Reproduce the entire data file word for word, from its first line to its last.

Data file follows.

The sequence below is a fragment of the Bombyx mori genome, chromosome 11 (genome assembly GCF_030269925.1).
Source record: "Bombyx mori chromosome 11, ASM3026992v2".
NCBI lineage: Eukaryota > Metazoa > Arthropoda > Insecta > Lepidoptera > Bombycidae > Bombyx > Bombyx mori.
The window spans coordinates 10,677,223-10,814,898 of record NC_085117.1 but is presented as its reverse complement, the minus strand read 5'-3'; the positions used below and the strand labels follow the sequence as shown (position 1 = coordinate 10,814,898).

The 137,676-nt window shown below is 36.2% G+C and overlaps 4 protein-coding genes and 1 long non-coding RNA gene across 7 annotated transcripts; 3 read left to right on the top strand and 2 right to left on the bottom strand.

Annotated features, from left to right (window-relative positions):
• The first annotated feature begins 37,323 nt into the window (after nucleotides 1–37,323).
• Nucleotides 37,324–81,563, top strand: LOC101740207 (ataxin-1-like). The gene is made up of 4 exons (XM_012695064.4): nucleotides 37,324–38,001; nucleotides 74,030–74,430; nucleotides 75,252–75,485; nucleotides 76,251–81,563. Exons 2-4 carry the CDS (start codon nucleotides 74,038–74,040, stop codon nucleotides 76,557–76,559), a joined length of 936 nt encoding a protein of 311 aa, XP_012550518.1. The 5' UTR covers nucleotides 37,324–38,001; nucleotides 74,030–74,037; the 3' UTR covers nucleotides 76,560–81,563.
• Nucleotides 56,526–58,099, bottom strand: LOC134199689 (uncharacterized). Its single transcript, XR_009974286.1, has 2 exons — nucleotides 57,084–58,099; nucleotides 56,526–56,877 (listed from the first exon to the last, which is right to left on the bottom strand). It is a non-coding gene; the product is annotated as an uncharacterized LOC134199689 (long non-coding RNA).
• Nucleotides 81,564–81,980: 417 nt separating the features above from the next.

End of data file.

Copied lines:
The sequence below is a fragment of the Bombyx mori genome, chromosome 11 (genome assembly GCF_030269925.1).
Source record: "Bombyx mori chromosome 11, ASM3026992v2".
NCBI lineage: Eukaryota > Metazoa > Arthropoda > Insecta > Lepidoptera > Bombycidae > Bombyx > Bombyx mori.
The window spans coordinates 10,677,223-10,814,898 of record NC_085117.1 but is presented as its reverse complement, the minus strand read 5'-3'; the positions used below and the strand labels follow the sequence as shown (position 1 = coordinate 10,814,898).

The 137,676-nt window shown below is 36.2% G+C and overlaps 4 protein-coding genes and 1 long non-coding RNA gene across 7 annotated transcripts; 3 read left to right on the top strand and 2 right to left on the bottom strand.

Annotated features, from left to right (window-relative positions):
• The first annotated feature begins 37,323 nt into the window (after nucleotides 1–37,323).
• Nucleotides 37,324–81,563, top strand: LOC101740207 (ataxin-1-like). The gene is made up of 4 exons (XM_012695064.4): nucleotides 37,324–38,001; nucleotides 74,030–74,430; nucleotides 75,252–75,485; nucleotides 76,251–81,563. Exons 2-4 carry the CDS (start codon nucleotides 74,038–74,040, stop codon nucleotides 76,557–76,559), a joined length of 936 nt encoding a protein of 311 aa, XP_012550518.1. The 5' UTR covers nucleotides 37,324–38,001; nucleotides 74,030–74,037; the 3' UTR covers nucleotides 76,560–81,563.
• Nucleotides 56,526–58,099, bottom strand: LOC134199689 (uncharacterized). Its single transcript, XR_009974286.1, has 2 exons — nucleotides 57,084–58,099; nucleotides 56,526–56,877 (listed from the first exon to the last, which is right to left on the bottom strand). It is a non-coding gene; the product is annotated as an uncharacterized LOC134199689 (long non-coding RNA).
• Nucleotides 81,564–81,980: 417 nt separating the features above from the next.